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Labour slams Government attempts to limit ‘poisonous’ overseas property cash

MPs say extra stamp duty has had little impact on investment activity while register of overseas entities has yet to appear.

Nigel Lewis

labour abena appong property

Labour has criticised the Government’s attempts to clamp down on excessive and often dubious property investment in the UK by overseas companies and millionaires.

During a debate on the impact of the government’s 2% Stamp Duty surcharge on property purchases by overseas entities and investors, Labour shadow Exchequer Secretary Abena Appong-Asare chided the Chancellor Rishi Sunak for ‘watering down’ the original proposal to charge 3%.

The additional Stamp Duty, which formally launched in last year’s Spring budget, was at the time greeted with a sigh of relief by the industry, with many tax experts pointing out that it brought UK into line with many other mature property markets around the world.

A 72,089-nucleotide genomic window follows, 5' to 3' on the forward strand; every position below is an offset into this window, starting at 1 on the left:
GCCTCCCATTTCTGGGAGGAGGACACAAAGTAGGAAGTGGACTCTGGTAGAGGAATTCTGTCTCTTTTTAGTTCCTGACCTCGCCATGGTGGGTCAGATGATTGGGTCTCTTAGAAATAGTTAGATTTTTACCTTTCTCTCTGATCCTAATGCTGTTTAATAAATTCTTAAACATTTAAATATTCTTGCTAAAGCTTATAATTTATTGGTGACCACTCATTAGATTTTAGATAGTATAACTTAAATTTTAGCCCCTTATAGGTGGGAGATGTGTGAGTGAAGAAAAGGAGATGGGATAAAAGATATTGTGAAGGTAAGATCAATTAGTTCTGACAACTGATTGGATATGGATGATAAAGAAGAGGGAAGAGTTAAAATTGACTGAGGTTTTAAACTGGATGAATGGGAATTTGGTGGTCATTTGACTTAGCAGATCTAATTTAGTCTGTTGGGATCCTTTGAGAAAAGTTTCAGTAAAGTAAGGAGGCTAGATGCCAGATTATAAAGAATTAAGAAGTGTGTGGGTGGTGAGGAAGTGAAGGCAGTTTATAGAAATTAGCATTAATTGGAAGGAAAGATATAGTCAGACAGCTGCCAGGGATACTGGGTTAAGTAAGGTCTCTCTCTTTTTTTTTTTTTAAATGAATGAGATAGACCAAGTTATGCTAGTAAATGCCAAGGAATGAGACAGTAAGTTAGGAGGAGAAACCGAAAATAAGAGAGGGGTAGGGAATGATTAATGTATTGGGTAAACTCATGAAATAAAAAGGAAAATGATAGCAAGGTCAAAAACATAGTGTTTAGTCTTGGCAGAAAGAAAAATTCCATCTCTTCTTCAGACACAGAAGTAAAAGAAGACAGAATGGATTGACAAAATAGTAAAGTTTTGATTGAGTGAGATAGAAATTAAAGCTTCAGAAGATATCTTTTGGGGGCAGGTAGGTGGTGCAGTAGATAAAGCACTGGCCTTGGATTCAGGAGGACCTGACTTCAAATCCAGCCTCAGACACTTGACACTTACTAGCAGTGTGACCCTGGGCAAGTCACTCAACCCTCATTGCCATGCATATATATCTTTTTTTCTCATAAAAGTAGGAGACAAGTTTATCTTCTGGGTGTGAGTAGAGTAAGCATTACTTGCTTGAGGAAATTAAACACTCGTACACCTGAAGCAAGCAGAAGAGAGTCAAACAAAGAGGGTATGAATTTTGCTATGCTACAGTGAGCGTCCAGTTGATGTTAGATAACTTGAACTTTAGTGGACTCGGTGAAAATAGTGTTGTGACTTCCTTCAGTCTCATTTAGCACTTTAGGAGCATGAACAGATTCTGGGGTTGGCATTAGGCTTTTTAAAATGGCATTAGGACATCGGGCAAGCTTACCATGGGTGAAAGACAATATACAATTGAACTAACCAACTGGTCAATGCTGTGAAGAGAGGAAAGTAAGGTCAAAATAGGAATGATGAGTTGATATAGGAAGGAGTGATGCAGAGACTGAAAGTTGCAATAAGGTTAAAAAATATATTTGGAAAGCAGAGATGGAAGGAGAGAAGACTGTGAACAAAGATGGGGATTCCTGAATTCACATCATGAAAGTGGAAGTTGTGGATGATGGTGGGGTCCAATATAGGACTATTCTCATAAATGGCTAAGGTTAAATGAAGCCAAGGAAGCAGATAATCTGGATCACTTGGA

But Appong-Asare also grilled the Government on its failure to set up a register of overseas entities as promised five years by David Cameron.

She said some £100 billion of property had been bought in London via illicit wealth since 2008 and that the number of likely deals involving dodgy cash has risen from 14,000 to 63,000 a year.

“The tidal wave of dirty money is poisoning the housing market for ordinary people,” she said.

“There is growing evidence that the purchase of UK property to launder illicit finance from abroad has a direct impact on housing prices.

“This is not just about luxury properties. There is a ripple effect, where activity at the top causes a rise in prices throughout the market. As demand outstrips supply in high-value areas, buyers look out to more affordable places.”

Responding on behalf of the Government, Financial Secretary to the Treasury Jesse Norman said the Stamp Duty on overseas buyers had gone further than the original 1% proposed but would not be drawn on when the Government’s register of overseas interest would be ready to roll.

Read the debate in full.

June 2, 2021

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